“What’s with the name?” Not an uncommon question for the uncommon name. Actually, it’s not all that uncommon. Someone else has a blog with the same name on the parallel free blog site. A very talented artist.
Those of you who know me know that my hair has begun to gray. A little of salt in my pepper-black hair. That is only a very small contributor to the name.
I chose the name for several reasons, but largely because of my nautical background. In fact, one definition of “salty” is “smacking of the sea or nautical life.” And a common term in nautical parlance is “old salt“, which is often used to refer to “a very experienced and/or old sailor.” With over 27 years in the Navy and Navy Reserve, I almost fit that description.
But the primary impetus behind the name belongs to another Old Salt. You see, when I was a midshipman, I wasn’t exactly what you would call “squared away” and, not being anything like a top performer, I often found myself on restriction, marching area tours, or otherwise facing the fine corrective measures available to the Powers That Be at good ol’ Canoe U, all the while accruing demerits.
During my youngster (or sophomore) year, my roommates and I found ourselves standing before the saltiest Battalion Officer because our sloven room caught his attention. As we stood before his vast desk, more or less at attention (actually, very much less than attention) in our dust-covered rumpled uniform, the salty commander reminded me of the old gangster movies of the 40s, wearing his double-breasted Service Dress Blues and smoking a fat cigar. He stared at us with his steely eyes for a moment, then blew out smoke circles as he contemplated his cigar.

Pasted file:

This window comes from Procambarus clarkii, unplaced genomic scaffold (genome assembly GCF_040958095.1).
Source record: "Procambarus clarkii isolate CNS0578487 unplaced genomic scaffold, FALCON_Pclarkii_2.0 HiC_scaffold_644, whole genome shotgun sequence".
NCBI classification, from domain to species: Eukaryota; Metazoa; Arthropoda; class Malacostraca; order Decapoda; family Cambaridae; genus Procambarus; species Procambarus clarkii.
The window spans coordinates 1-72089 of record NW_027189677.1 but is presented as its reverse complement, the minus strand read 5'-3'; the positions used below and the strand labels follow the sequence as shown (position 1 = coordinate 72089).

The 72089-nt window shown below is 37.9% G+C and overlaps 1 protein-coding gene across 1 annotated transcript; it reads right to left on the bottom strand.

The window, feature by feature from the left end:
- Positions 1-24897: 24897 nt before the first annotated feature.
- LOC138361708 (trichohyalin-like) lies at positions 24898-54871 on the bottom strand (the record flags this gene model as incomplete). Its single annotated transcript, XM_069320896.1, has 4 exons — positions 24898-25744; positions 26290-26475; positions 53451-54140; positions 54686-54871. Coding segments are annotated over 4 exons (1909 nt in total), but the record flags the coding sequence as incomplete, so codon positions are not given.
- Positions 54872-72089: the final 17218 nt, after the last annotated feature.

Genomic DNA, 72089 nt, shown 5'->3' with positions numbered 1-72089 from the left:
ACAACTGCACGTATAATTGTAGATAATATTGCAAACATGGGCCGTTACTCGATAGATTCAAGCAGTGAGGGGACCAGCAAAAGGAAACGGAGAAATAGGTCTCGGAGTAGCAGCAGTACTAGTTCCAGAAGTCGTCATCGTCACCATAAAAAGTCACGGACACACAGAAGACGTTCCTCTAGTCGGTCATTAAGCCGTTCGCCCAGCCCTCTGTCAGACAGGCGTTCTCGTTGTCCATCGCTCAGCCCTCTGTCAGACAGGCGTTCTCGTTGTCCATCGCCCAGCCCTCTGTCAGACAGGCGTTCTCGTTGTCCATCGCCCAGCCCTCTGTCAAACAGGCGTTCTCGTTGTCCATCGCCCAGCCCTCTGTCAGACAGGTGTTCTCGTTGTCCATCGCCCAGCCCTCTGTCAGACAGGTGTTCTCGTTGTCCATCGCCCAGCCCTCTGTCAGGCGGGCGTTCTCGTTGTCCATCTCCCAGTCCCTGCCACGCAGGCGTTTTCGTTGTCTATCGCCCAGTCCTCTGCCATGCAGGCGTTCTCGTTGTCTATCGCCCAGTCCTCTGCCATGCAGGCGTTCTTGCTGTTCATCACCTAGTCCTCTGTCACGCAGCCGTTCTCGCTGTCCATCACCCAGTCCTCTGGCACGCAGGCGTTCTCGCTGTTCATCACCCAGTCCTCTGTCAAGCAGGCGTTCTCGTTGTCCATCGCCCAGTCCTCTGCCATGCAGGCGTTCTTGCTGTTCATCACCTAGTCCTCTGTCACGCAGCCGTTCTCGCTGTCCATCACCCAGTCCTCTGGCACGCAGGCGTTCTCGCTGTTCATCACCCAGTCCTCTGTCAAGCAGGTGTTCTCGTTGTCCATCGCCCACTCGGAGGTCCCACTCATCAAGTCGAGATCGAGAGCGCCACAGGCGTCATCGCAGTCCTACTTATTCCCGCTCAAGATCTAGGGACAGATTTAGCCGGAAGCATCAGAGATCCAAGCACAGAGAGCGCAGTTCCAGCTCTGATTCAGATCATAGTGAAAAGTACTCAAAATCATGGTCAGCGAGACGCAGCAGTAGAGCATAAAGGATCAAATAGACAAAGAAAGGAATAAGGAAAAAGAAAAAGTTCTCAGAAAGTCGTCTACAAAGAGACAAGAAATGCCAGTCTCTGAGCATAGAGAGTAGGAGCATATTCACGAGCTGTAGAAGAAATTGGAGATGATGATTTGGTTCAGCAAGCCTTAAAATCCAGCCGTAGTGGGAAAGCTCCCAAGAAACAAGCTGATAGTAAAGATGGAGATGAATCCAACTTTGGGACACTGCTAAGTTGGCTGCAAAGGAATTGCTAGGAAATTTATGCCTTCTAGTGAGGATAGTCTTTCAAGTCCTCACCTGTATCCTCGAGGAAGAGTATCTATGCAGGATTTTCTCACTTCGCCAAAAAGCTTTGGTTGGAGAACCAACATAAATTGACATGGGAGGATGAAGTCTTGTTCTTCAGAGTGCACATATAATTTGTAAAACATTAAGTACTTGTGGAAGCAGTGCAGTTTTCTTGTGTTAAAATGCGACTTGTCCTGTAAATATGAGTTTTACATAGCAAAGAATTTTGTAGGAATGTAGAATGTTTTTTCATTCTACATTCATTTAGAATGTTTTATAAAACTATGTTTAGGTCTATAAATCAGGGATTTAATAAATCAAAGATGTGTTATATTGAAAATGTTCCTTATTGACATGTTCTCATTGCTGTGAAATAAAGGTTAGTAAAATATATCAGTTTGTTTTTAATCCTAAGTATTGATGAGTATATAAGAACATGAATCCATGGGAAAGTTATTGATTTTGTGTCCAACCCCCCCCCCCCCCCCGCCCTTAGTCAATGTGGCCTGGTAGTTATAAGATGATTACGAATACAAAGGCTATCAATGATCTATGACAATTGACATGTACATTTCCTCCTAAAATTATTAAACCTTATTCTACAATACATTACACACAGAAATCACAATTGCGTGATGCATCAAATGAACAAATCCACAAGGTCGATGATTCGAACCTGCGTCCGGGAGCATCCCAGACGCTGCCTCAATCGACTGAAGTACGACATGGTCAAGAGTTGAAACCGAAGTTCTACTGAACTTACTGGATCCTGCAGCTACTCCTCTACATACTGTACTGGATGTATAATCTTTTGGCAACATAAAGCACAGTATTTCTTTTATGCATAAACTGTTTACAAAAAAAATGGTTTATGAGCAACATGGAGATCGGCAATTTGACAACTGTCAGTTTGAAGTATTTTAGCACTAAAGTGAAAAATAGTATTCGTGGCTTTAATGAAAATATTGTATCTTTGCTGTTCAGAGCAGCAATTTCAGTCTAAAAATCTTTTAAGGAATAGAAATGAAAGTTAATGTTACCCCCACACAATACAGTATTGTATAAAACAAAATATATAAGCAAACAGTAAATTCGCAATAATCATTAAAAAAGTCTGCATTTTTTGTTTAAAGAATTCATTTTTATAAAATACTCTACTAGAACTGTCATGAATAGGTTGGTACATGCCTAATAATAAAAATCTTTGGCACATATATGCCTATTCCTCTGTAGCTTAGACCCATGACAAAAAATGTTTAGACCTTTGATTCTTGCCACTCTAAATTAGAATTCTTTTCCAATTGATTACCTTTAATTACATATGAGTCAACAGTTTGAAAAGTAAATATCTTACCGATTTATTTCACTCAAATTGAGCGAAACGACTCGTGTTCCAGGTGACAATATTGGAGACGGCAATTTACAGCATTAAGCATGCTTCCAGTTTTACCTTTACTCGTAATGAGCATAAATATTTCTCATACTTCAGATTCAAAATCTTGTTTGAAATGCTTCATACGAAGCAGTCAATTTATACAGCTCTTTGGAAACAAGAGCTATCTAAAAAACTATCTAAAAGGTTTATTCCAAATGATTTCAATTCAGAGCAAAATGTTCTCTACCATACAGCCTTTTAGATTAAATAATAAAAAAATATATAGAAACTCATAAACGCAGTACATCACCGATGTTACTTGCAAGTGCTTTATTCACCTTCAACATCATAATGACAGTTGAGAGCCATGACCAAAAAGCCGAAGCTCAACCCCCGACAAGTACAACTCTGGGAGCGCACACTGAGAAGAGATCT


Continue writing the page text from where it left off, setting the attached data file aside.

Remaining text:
Returning his gaze to us, he tore into us: ” You guys are punks! You’re slugs! We’re playing hardball and I wrote the book!”
Honest injun! Just like out of the movies! I was terrified, but had a parallel out-of-body observation that was giddy with the B-movie arse-chewing. At any rate, the just-bestowed name, slug, kind of stuck.
Well, you may know that slugs survive because of their ability to leave a slime trail. They can walk on the edge of a razor because the slime protects them. Interesting analogue somewhere in that tidbit. But because a slug requires moisture, salt (a natural desiccant) is its mortal enemy. A slug will die a horrible death if you pour salt on it. Another great analogue for the life of a disorganized midshipman in the strict regimen of the Brigade. So a classmate suggested we write a book about our life at the Academy entitled, “The Life of a Slug in a Salt Mine.”
And now you know the Rest of the Story!
Paul Harvey. Good Day!